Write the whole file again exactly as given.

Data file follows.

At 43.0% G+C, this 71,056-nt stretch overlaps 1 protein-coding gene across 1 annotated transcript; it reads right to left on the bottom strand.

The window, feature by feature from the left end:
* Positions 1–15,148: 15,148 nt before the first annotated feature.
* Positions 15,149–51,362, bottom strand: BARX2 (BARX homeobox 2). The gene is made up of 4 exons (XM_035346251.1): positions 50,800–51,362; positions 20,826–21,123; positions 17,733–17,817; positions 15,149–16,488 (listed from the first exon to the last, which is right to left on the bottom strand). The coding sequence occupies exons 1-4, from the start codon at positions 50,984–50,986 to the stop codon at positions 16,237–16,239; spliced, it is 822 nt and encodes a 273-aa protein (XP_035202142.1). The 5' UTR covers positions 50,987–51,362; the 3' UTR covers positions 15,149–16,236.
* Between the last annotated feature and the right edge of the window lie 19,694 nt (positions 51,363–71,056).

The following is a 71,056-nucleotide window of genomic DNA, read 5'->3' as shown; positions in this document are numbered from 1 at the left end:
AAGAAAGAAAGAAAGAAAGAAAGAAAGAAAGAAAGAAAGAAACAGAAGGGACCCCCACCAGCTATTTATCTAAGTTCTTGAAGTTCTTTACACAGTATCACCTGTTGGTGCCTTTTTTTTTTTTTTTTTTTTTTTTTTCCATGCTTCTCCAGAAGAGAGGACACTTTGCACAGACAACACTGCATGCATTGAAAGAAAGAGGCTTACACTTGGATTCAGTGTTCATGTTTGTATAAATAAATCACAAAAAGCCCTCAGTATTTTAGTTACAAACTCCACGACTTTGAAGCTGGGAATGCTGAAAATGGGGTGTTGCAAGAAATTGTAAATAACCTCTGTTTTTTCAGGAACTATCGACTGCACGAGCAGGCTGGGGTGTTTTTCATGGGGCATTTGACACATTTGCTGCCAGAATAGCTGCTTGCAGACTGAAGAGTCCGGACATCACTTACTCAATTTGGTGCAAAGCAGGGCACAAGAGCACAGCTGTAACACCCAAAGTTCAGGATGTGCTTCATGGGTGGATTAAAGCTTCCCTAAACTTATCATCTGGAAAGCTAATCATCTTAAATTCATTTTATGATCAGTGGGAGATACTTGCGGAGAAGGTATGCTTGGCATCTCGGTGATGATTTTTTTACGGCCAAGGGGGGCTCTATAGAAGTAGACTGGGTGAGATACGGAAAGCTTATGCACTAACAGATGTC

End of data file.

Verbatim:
At 43.0% G+C, this 71,056-nt stretch overlaps 1 protein-coding gene across 1 annotated transcript; it reads right to left on the bottom strand.

The window, feature by feature from the left end:
* Positions 1–15,148: 15,148 nt before the first annotated feature.
* Positions 15,149–51,362, bottom strand: BARX2 (BARX homeobox 2). The gene is made up of 4 exons (XM_035346251.1): positions 50,800–51,362; positions 20,826–21,123; positions 17,733–17,817; positions 15,149–16,488 (listed from the first exon to the last, which is right to left on the bottom strand). The coding sequence occupies exons 1-4, from the start codon at positions 50,984–50,986 to the stop codon at positions 16,237–16,239; spliced, it is 822 nt and encodes a 273-aa protein (XP_035202142.1). The 5' UTR covers positions 50,987–51,362; the 3' UTR covers positions 15,149–16,236.
* Between the last annotated feature and the right edge of the window lie 19,694 nt (positions 51,363–71,056).

The following is a 71,056-nucleotide window of genomic DNA, read 5'->3' as shown; positions in this document are numbered from 1 at the left end:
AAGAAAGAAAGAAAGAAAGAAAGAAAGAAAGAAAGAAAGAAACAGAAGGGACCCCCACCAGCTATTTATCTAAGTTCTTGAAGTTCTTTACACAGTATCACCTGTTGGTGCCTTTTTTTTTTTTTTTTTTTTTTTTTTCCATGCTTCTCCAGAAGAGAGGACACTTTGCACAGACAACACTGCATGCATTGAAAGAAAGAGGCTTACACTTGGATTCAGTGTTCATGTTTGTATAAATAAATCACAAAAAGCCCTCAGTATTTTAGTTACAAACTCCACGACTTTGAAGCTGGGAATGCTGAAAATGGGGTGTTGCAAGAAATTGTAAATAACCTCTGTTTTTTCAGGAACTATCGACTGCACGAGCAGGCTGGGGTGTTTTTCATGGGGCATTTGACACATTTGCTGCCAGAATAGCTGCTTGCAGACTGAAGAGTCCGGACATCACTTACTCAATTTGGTGCAAAGCAGGGCACAAGAGCACAGCTGTAACACCCAAAGTTCAGGATGTGCTTCATGGGTGGATTAAAGCTTCCCTAAACTTATCATCTGGAAAGCTAATCATCTTAAATTCATTTTATGATCAGTGGGAGATACTTGCGGAGAAGGTATGCTTGGCATCTCGGTGATGATTTTTTTACGGCCAAGGGGGGCTCTATAGAAGTAGACTGGGTGAGATACGGAAAGCTTATGCACTAACAGATGTC